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Senseless or passionless to be.

O lady! 'tis a dread respect

Of thy majestic intellect;

A sense of awe which makes me bow

Before thy voice, before thy brow,

In reverence for that depth of mind

So richly stored, so disciplined

To the full use of all its powers,

By patient thought and studious hours;

And, more than this, a consciousness,

Too deep for language to express,

Of that most perfect holiness

Which God himself in thee hath wrought

Through years of calm religious thought,

Through study deep and constant prayer,

Through trials dark, through grief and care,

Through contemplation pure and high,

Through many a well won victory

With toil and pain achieved o'er sin,

Enfranchising the depths within

From all dominion but his own,

And slowly building up a throne

In thy pure soul, whereon he may

Himself reign paramount for aye.

'Tis true, elsewhere I may have found
Minds as exact, nor less profound;
And haply some, in many years,
Almost in holiness thy peers;
But never, never found I one
In whom thy wit and wisdom shone

So chasten'd as they are in thee

By fervent Christianity:

Thy reason calm, thy faith intense,

Thy clear and bright intelligence;

And all this with a woman's heart,

Framed perfectly in every part,

And rich in sympathies of earth —

The love that gladdens home and hearth—

The prudence mild—the sense discreet—

The household smile so bright and sweet—

The sweeter tears, so prompt to flow,

Not for thine own but others' woe;

The grace which clothes in fairest dress

All this thine other loveliness;

In voice and look, in mind and heart,

Lady, how beautiful thou art!

And I,—should not this soul of mine Feel as it doth rebuked by thine? This soul, which howsoe'er endued With capabilities of good, With powers of thought, and feeling high, And some bright gleams of phantasy, Did, in the morn of life's brief day, Cast all its better gifts away; Waste half its brightest years on earth In cares and pleasures little worth, Leaving itself untutor'd still, Unpurified from moral ill, Unfurnish'd with the needful store Of earthly or of heavenly lore,

Its headstrong passions unsubdued,

Its carnal spirit unrenew'd,

Each talent unimproved, or given

To things on earth, not things in heaven '.

Myself the slave, the creature still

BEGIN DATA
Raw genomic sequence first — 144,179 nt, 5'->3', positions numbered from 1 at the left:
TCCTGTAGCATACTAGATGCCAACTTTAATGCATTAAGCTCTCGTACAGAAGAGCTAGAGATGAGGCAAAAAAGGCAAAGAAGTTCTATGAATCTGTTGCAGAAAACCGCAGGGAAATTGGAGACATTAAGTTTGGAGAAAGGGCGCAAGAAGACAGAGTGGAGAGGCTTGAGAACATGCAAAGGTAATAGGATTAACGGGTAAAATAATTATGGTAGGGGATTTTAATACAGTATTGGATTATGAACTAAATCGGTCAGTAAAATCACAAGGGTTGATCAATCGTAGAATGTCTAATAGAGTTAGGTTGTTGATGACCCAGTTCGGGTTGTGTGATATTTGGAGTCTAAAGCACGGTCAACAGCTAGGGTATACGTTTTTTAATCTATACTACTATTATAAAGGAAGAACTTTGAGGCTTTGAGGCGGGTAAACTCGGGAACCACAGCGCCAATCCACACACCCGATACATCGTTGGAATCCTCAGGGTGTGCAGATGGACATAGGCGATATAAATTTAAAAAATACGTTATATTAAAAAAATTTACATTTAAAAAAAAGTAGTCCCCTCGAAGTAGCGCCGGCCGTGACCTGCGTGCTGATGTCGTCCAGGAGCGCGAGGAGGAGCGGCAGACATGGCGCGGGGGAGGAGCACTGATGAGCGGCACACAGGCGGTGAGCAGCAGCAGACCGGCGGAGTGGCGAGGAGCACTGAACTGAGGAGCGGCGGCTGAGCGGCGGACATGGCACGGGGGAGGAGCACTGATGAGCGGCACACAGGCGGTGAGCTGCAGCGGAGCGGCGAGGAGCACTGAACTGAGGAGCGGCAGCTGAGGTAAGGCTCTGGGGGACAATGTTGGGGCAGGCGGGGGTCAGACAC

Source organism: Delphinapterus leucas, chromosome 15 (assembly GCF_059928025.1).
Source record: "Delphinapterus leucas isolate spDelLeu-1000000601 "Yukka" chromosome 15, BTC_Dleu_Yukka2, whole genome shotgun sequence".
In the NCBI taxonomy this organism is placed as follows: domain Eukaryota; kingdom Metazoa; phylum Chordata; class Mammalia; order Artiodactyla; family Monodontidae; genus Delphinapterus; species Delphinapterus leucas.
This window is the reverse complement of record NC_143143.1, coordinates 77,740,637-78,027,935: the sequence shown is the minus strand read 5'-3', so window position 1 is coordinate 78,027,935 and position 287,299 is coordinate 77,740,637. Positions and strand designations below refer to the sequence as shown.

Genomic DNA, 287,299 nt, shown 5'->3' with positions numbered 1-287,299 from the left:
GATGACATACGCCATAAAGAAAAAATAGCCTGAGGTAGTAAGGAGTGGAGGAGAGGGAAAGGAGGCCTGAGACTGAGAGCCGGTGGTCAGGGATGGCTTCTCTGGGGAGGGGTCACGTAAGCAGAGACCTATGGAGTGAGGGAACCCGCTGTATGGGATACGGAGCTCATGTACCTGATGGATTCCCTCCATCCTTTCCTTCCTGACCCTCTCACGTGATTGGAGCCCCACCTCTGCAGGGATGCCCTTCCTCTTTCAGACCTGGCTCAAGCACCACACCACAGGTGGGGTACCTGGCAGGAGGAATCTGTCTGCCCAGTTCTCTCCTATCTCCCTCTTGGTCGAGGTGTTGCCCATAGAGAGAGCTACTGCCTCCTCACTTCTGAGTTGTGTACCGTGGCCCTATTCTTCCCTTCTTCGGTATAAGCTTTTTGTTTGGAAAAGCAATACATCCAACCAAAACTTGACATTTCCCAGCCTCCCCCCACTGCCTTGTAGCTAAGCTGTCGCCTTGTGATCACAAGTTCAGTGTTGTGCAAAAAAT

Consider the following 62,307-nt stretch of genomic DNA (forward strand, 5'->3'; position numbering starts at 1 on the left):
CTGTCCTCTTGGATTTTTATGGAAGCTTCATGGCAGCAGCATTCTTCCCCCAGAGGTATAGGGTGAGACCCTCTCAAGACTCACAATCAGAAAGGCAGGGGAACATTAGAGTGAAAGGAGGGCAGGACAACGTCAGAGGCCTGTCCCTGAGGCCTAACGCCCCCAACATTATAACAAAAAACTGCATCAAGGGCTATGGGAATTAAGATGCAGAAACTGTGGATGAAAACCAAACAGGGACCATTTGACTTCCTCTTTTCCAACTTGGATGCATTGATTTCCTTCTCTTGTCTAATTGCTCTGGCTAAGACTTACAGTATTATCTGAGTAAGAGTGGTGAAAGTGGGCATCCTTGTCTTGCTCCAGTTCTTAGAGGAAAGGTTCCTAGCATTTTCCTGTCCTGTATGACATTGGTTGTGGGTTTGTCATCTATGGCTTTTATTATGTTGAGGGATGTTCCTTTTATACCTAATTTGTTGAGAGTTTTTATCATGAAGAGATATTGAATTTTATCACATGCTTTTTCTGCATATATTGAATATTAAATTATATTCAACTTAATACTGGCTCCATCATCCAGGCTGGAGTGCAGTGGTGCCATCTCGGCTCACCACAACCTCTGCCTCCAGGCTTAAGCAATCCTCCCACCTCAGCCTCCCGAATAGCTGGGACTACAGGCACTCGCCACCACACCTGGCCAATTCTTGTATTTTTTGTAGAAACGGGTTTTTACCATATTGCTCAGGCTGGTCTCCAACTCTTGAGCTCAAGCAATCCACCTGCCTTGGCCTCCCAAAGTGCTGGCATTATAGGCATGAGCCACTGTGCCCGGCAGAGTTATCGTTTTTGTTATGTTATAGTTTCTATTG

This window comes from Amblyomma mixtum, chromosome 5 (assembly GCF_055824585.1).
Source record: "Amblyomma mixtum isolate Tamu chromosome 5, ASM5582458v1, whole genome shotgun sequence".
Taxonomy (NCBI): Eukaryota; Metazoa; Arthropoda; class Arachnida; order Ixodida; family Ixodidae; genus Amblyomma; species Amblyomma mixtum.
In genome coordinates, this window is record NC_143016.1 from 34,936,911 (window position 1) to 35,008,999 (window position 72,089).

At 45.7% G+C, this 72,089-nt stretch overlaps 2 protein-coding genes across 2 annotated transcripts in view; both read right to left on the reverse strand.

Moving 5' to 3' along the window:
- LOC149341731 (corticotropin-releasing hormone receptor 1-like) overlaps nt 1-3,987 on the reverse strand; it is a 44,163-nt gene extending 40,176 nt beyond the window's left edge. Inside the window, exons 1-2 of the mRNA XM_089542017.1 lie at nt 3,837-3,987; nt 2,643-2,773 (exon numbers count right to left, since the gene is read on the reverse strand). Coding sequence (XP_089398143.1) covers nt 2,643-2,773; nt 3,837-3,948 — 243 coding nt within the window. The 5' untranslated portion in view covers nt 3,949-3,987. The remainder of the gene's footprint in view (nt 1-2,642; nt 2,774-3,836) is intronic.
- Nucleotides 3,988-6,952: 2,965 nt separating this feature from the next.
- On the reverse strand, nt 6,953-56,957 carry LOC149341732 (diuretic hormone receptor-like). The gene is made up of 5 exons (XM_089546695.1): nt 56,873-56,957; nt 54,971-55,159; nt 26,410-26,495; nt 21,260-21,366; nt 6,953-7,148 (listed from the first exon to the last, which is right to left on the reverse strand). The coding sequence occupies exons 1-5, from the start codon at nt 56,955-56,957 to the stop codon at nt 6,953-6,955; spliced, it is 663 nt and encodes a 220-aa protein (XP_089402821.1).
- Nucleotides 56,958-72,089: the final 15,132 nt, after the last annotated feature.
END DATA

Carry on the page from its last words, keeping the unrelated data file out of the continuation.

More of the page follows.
Of self indulgence and blind will.

0 lady, look not at my heart, For, all benignant as thou art,

Thou couldst not choose but love me less, Couldst thou behold, or know, or guess Its yet too great unworthiness.

And wilt thou love me less? Ah me,
That I should thus conceive of thee!
That such a thought should e'er have birth
As that of losing, here on earth,
Thy friendship, the best boon but one

I yet retain beneath the sun!
No, lady, I can ne'er believe

But that, howe'er thy soul may grieve
Over my many faults, thou still
Wilt yield me, of thine own sweet will,
Affection unreserved, but kind,
And with remembrances entwined
Dear, though most sad, of recent ties,
Close knit by mutual sympathies,
And sorrows, in which thou and I
Wept and consoled alternately.

Forgive me, then, that I so oft
Hear thy dear voice, so gweet and soft,

Provoking me by gentlest force

To intellectual discourse;

Yet sit, as seems, regardless by

In helpless taciturnity.

Think of me as of one whose seat

Should be for ever at thy feet;

As one who fain would learn of then,

In most sincere humility,

Yea, like a meek and docile child,

Religion pure and undefiled;

As one whom God to thee hath given,

A friend to be prepared for Heaven.

September, 1834.

TO MARGARET IN HEAVEN.

i.

I Loved thee not, I knew thee not, I never heard thy name,

Till they told me that thy spirit pure had left its mortal frame:

Thy voice, thy smile, thy pleasant ways can never be to me

The treasures which they are to some of mournful memory:

When I gaze into the throng'd abyss of youth's departed years,

Amidst the forms that meet me there no trace of thee appears;

And if I strive to picture thee to Fancy's inward eye, I see indeed a shadowy dream of beauty flitting by; A thoughtful brow, a look lit up by faith and love

divine, But not the true, the mortal brow, the look that

once was thine.

ii. And shalt thou then depart from earth, and take thy

shining place Among the brightest daughters of our lost and ran

som'd race, Without one passing thought from me, one feeling

of regret Unfelt for other Christian saints whose eyes and

mine ne'er met? Shall I hear of all thy patient pangs, thy meekly

yielded breath,

Yet think of thee as merely one who died a Christian death ?— Undistinguished in my mental eye from all the

sainted dead, Whose souls the spirit cleansed from sin, for-whom

the Saviour bled? And, if we meet hereafter, in the mansions of the

blest, Shall I then by no assured mark discern thee from

the rest?

in. Not so; we two are strangers, we were never

friends on earth;

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